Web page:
Death be not loud: a review by Lee Switzer

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I’ve always tried to be a fast reader. Took a course years ago in speed reading. That didn’t help. I always seemed to miss important words. Then I have to go back and reread the section. Of course that eliminates any race against time.

Sometimes my vocabulary gets in the way of reading. I presume a word that is unfamiliar probably is a colloquialism for a word I do know. Take for example the title of the book that won the 2017 Man Booker prize, Lincoln in the Bardo by George Saunders. My brain said ‘bardo’ must be a slang term for ‘bordello.’ This would be interesting. Who ever heard about U.S. President Abraham ‘Honest Abe’ Lincoln visiting a brothel?

The opening chapters were a bit odd. Words like ‘manifesting’ were used to describe certain changes in a person. As the story progresses, it becomes obvious, that, as a last resort, I must find the definition for ‘bardo.’ It turns out that ‘bar do’ is a Tibetan Buddhist word meaning ‘between two.’ To carry the betwixt deeper – between death and rebirth.

‘Rose petals rained down, a joyful provocation: red, pink, yellow, white purple.’ Roger Bevins III Page 97  Background painting: The Timekeeper by Sara Switzer

The spirits in Saunders’ novel are also in the middle echelons. Not like Poe’s Spirits of the Dead who are dead when dead, no further discussions. Nor are they at the opposite end like the scene in No Exit by Jean Paul Sartre. Three characters, confined to one room, dead but talking, antagonising each other, deciding they must be in Hell. And then there is Siegfried Sassoon’s Memorial Tablet with the line ‘I died in Hell’ – Passchendale.

The novel Lincoln in the Bardo covers one day and night. It is about the death of William (Willie) Wallace Lincoln, son of President and Mrs. Lincoln in February, 1862. A novel by definition is fiction. But there are elements in the book that are real. For example, Saunders uses actual quotes and provides the source details. Many are verifiable sources. However, not all of the references are legitimate. That merging real and imagination is part of the mocking allure Saunders puts into the story.

At 11 years old, Willie and his brother Tag contract typhoid. Tag survives, Willie succumbs. He is buried, temporally in the Carroll crypt, Oak Hills Cemetery, Washington, D.C. (Three years later President Lincoln was assassinated. President Lincoln and Willie are taken on the same train to burial in Oak Ridge Cemetery, Springfield, Illinois.)

Most of the characters are spirits talking about the Lincoln family and especially Willie Lincoln who has a speaking role after his death. But the Lincolns’ are not the only family in spirited discourse. Other individuals and families, histories and behaviours are recounted. Some, who have been dead for years, knew and talk about the antics of new arrivals. The congregated group met their demise via a variety of means. Deaths due, as John Donne says ‘…to Fate, Chance, kings, and desperate men.’

 Competing manes complain about other spirits in the cemetery. Two are so agitated they fight each other. The spirits themselves talk about their own death. But never a mention of natron or other preservatives.

It is misleading to say the story takes place during one day and one night. Because, like everyone alive, we reminisce about the past and imagine the future during a 24 hour period.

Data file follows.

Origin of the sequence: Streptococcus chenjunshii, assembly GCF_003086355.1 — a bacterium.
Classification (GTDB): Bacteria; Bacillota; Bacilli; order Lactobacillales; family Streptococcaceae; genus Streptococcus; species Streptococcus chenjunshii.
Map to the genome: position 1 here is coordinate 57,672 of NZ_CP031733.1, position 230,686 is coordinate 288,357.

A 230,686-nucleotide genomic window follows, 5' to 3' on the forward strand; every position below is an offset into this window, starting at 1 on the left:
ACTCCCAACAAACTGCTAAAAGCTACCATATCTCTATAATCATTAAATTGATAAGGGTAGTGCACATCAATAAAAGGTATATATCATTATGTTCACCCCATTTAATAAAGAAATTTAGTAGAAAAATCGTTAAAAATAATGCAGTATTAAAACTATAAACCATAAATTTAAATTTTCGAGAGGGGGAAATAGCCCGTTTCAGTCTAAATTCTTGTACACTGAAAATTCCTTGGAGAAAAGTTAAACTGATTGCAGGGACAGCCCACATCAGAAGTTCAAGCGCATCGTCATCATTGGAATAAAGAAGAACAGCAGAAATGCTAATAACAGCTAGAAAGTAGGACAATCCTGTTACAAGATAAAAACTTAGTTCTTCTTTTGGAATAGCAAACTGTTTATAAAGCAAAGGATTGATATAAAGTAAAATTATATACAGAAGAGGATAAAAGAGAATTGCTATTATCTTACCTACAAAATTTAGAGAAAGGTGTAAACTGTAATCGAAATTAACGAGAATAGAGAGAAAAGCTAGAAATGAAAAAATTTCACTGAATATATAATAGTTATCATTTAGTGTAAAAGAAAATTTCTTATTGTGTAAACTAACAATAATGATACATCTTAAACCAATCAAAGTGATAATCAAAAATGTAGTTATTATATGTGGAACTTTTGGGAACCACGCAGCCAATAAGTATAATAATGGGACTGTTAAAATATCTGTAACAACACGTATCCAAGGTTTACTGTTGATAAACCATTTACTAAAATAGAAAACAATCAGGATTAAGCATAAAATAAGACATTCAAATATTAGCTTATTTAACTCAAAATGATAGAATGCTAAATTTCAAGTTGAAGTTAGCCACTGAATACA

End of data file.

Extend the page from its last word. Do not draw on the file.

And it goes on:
Often the talkative entities expound on the expected positive life patterns of cemetery occupants, had death not interceded. Predictions are said as fact: the lost potential through death. It is the opposite state of predictions in A.E. Housemans’ To An Athlete Dying Young. The young man, a winner, died on the crest of his popularity. He will not have to deal with the life’s disappointments; perhaps loss of recognition and popularity.
There are somber echoes in Oak Hills Cemetery. One deceased person in the bardo, Roger Bevins III, tells how he committed suicide. He cut his wrists but then, too late, realised ‘I changed my mind.’ This ‘cry for help’ is not unusual. One young woman, in reality, cut her wrists but failed to die. Someone told her a better, more successful way to cut her arms. The next time she stayed in hospital, it was with both her arms wrapped from wrist to elbow with bandages.

In more realism outside the book, two men, rare survivors, jumped over the rail of the Golden Gate Bridge and lived. They had the same thought as Bevins. Kevin Hines jumped in 2000, he said ‘The millisecond my legs cleared it, the millisecond of true freefall, instant regret for my actions.’ Ken Baldwin took the leap in 1985. He said ‘I just vaulted over, and I realized, at that moment, this is the stupidest thing I could have done. Everything could have changed.’ They are alive today.

Saunders’ spirits exchange mild jokes. They talk about how some spirits transmutate into vines wrapping themselves around a person to get inside his head and change his thinking. The ruse does not work.

Reading the bardo, is like watching a series of very short short stories intertwining emotions and movement among the entities: alive and deceased. The 343 pages are a quick read and enjoyable. Some reviewers try to make a case for synthesizing Lincoln and slavery issues within the context of the revenant dialogues. Maybe. The story is fine as is, writing flows with energy and interest. There are twists involving trains, pigs, faces and other conflated manifestations.

George Saunders has written over twenty short stories published in the New Yorker. He has published several books and colle